MIKE MacFERRIN'S OLYMPIC SOLO TREK....July 17, 2004
High tide arrives just after lunch, and despite our better judgment, we proceed around several more headlands marked "Caution" on the map. Over one in particular, we scale a precipitous vertical outcrop of sharp stone and leap over the pounding surf, several yards below. (In retrospect, it would have been prudent to wait for low tide and walk around.) Eventually we hit a headland we cannot cross, and we wait, stranded by the high tide for several hours. We watch harbor seals play in the surf and a bald eagle perch itself majestically on the sea stacks (rocks sticking out of the water just offshore). A deceased sea lion is rotting on the beach nearby; it's skin hanging loosely over a rack of gaunt yellow bones, several hundred pounds of maggots squirming visibly below. OlyHiker doesn't care for it, although I find it somewhat fascinating. But the putrid smell leaves something to be desired.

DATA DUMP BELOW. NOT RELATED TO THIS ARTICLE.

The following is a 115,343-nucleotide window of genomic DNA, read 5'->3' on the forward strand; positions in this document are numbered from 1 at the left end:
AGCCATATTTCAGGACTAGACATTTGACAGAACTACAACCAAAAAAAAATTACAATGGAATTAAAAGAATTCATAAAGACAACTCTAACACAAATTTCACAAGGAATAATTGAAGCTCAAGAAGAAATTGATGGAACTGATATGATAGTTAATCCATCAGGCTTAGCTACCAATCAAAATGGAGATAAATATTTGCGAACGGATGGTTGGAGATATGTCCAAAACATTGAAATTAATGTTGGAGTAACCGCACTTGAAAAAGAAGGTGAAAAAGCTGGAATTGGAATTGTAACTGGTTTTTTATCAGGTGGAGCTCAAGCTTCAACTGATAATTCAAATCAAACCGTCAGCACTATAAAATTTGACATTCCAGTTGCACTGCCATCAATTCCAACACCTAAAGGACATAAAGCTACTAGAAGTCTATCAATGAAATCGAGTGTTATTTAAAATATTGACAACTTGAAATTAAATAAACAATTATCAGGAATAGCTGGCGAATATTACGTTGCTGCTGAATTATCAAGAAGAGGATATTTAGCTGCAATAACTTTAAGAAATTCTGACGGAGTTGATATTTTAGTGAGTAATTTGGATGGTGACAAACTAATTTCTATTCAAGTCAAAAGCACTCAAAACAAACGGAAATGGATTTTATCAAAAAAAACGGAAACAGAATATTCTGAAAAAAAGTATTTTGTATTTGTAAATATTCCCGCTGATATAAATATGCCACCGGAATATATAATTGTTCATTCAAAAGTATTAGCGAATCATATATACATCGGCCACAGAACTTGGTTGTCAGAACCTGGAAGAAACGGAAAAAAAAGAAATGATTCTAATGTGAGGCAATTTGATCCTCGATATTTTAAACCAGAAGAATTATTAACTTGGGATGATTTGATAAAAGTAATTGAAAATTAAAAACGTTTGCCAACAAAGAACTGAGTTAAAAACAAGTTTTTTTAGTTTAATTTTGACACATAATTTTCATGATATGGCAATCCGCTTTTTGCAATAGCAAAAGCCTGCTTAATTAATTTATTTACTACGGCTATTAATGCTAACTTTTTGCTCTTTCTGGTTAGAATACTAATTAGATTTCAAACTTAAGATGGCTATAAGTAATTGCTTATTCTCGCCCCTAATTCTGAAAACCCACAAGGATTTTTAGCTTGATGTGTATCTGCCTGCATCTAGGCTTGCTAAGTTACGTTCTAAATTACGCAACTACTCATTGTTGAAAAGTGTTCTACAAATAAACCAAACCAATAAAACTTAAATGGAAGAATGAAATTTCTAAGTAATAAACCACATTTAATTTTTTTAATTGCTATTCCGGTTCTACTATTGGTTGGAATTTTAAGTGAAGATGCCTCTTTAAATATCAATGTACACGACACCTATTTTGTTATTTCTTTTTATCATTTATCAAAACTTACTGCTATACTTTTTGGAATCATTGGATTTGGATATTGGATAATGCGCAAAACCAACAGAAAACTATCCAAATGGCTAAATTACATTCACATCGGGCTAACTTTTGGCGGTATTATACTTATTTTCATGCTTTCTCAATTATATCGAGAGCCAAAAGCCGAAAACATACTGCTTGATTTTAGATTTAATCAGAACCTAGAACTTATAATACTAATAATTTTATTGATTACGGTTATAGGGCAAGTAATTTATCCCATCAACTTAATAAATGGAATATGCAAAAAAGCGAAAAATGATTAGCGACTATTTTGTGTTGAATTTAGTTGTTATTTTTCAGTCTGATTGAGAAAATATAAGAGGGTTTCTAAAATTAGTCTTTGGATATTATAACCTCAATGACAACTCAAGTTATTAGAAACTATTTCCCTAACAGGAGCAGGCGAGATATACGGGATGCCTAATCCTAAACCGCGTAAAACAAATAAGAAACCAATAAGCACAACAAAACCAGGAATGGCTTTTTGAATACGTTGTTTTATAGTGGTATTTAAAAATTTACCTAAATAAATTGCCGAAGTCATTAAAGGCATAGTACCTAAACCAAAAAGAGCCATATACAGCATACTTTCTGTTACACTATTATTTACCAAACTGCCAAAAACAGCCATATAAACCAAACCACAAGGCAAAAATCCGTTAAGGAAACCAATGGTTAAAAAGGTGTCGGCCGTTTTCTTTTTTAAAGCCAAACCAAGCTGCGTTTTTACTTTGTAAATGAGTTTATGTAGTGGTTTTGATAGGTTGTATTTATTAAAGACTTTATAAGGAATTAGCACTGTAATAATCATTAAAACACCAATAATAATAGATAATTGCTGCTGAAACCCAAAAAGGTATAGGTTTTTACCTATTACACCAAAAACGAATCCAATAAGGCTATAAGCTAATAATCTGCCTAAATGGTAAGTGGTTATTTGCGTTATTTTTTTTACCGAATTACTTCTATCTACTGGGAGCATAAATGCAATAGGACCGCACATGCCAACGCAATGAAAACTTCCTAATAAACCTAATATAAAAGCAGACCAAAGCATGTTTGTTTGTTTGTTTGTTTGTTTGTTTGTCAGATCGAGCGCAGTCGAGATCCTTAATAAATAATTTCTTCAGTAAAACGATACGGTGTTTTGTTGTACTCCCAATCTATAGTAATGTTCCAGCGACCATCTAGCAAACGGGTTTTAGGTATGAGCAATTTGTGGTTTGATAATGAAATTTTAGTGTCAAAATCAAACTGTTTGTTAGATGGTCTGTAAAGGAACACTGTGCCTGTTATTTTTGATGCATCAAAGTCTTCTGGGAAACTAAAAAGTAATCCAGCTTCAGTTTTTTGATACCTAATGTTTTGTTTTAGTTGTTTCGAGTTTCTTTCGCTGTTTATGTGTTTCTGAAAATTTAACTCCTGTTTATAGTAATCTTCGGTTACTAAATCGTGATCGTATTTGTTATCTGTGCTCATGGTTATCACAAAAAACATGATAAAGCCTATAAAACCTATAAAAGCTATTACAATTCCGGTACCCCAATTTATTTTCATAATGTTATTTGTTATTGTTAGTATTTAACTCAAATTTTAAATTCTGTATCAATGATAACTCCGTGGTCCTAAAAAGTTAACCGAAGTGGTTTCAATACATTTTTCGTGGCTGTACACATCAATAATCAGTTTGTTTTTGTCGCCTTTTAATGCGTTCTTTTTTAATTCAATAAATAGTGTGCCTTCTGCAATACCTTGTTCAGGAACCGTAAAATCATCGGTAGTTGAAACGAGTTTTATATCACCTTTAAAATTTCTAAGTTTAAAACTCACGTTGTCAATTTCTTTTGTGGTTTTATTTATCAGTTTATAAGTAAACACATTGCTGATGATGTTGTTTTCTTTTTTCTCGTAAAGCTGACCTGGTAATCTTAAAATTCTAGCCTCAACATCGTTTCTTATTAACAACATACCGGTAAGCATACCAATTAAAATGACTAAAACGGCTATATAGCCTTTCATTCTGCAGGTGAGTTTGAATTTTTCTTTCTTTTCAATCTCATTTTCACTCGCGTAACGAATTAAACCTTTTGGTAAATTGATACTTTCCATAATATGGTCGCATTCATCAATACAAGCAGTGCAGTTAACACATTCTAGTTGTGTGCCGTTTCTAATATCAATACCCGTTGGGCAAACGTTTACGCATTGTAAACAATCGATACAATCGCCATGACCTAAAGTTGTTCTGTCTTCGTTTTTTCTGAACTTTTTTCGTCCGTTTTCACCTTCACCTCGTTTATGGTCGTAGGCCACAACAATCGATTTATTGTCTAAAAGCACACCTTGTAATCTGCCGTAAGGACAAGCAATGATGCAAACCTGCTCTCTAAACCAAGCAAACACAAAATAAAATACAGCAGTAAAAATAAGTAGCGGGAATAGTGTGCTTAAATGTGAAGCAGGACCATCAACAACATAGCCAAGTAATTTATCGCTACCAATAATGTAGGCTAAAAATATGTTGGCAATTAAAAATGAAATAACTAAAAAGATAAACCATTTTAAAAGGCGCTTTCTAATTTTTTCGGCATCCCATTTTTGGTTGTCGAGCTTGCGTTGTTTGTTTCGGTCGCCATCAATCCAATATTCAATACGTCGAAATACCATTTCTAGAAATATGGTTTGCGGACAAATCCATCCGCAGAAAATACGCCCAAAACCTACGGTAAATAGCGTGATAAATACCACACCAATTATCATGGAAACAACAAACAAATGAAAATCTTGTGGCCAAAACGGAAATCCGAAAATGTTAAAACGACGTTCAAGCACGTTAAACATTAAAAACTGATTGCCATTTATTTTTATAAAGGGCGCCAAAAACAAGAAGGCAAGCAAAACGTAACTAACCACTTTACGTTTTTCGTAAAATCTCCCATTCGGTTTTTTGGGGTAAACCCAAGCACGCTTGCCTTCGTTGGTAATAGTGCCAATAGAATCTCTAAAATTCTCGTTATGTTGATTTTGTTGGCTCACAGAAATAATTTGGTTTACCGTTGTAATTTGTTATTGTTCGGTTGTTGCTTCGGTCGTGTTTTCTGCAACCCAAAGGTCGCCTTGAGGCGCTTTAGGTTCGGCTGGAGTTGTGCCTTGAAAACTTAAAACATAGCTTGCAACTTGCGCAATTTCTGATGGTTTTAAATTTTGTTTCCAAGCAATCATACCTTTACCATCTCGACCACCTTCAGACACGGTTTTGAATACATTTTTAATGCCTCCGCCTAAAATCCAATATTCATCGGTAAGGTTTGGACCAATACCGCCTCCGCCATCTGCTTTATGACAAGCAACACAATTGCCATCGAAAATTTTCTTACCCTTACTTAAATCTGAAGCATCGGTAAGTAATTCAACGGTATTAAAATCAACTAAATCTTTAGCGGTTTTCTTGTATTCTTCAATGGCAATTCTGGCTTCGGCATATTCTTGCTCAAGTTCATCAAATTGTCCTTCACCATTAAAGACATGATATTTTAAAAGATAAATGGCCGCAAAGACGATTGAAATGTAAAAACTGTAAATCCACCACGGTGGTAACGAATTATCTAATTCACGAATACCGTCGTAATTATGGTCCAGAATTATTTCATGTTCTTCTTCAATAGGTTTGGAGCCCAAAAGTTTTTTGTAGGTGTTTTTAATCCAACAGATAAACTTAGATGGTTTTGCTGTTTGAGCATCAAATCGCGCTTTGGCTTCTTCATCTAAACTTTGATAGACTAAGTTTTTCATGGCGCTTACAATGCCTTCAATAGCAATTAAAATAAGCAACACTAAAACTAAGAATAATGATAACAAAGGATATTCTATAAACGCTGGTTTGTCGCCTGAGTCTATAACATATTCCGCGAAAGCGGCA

A couple hours wait and the tide finally clears. We proceed southward, finally arriving at the 3-mile stretch of open beach leading to Cape Alava. We originally planned to walk all the way down to the Cape tonight, but it's late already, and we're tired, so we elect to stay at the nearby Seafield Creek. My sleeping bag is nearly dry now, having been draped over my pack in the sun all day.
This beach walking takes a lot out of you! Progress through pea-gravel is slower than on a groomed trail, and negotiating endless boulder fields and headlands under a glaring sun quickly drains your reserves. However, the wildlife is sensationally unique, with endless varieties of sea stars, hermit crabs, snails, clams, otters, seals, sea lions, eagles, gulls and falcons among just a few of the huge variety of coastal life found here. We'll see what tomorrow brings!